Then I saw a post from Vanilla Garlic about their lemon gnocchi.  It had two interesting features – lemon, which I can never resist, and a distinct lack of potatoes.  It made me wonder – maybe the potatoes had been my problem all along?  Maybe leaving them out was the answer!



It was certainly easy enough to assemble – put all the ingredients on a cutting board, and knead them all together. Then roll it out into a log (I had flashbacks of PlayDough snakes), and cut it into 1/2 inch logs.  Mine came out a bit bigger then that, but close enough.

Lemon Gnocchi

Then toss them into a pot of boiling water until they float. Leave them alone for another two minutes.  I couldn’t resist trying one as soon as it was cool enough to eat – and it was perfect.  They would have been good with just olive oil and a bit of cheese, but I found a lemon-artichoke pesto, which worked great.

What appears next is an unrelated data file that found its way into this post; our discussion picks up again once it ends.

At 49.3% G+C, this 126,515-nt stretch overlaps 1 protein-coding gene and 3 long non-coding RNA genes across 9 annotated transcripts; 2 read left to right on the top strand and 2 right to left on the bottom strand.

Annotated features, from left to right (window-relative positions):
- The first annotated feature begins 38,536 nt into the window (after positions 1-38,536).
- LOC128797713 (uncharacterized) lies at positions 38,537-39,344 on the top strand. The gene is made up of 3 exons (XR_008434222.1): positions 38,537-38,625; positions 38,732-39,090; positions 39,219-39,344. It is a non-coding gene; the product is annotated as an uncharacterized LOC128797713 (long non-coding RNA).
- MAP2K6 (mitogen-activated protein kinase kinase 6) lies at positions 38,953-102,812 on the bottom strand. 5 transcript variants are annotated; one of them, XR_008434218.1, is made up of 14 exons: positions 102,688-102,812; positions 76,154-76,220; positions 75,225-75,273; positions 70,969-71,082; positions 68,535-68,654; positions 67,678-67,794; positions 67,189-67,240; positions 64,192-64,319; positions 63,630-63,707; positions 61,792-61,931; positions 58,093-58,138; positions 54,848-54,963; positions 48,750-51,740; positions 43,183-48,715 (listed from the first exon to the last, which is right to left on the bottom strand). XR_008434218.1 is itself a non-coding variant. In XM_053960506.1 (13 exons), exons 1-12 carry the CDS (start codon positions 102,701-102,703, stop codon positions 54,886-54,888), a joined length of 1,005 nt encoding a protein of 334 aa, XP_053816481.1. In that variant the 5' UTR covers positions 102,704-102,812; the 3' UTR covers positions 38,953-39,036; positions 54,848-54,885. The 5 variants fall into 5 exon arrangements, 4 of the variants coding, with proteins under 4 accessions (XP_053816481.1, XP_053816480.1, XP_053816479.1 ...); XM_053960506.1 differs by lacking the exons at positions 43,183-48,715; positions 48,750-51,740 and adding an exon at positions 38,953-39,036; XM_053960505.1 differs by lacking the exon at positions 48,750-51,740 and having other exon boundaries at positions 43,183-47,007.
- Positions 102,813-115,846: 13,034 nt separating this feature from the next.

Lemon Gnocchi

I’m still not sure if it was the lack of potatoes that made the difference, or maybe I’ve just gotten better since my last attempt, but these were really good.  Great texture, just enough lemon to be interesting, but not enough to be overpowering.  Definitely going in my dinner rotation!

( see the recipe )

It’s starting to feel like fall. I can walk from the back door to the garage without dying of heat exhaustion, and I’m starting to think that in another month I could turn off the AC and open the windows. 

It’s time to put away the lemon recipes for the winter, and switch to something more autumnal.  It’s still too early for really good apples, so the apple cobbler will have to wait another month.